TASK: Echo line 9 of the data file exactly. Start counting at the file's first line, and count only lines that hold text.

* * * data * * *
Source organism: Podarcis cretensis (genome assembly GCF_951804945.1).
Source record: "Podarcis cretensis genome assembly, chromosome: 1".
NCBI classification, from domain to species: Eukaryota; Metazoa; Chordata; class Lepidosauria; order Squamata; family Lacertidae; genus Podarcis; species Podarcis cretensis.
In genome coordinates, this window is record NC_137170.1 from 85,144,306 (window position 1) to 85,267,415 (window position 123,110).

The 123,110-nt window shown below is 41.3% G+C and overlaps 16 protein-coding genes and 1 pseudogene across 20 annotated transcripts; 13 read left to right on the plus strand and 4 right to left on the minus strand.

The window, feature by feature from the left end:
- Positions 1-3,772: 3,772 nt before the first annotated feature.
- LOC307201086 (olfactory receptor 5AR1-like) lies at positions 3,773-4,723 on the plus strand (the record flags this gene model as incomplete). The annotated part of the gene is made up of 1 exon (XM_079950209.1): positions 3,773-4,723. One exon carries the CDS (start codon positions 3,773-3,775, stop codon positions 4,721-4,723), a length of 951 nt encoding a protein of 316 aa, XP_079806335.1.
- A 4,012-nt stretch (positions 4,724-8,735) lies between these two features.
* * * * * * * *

- A 4,012-nt stretch (positions 4,724-8,735) lies between these two features.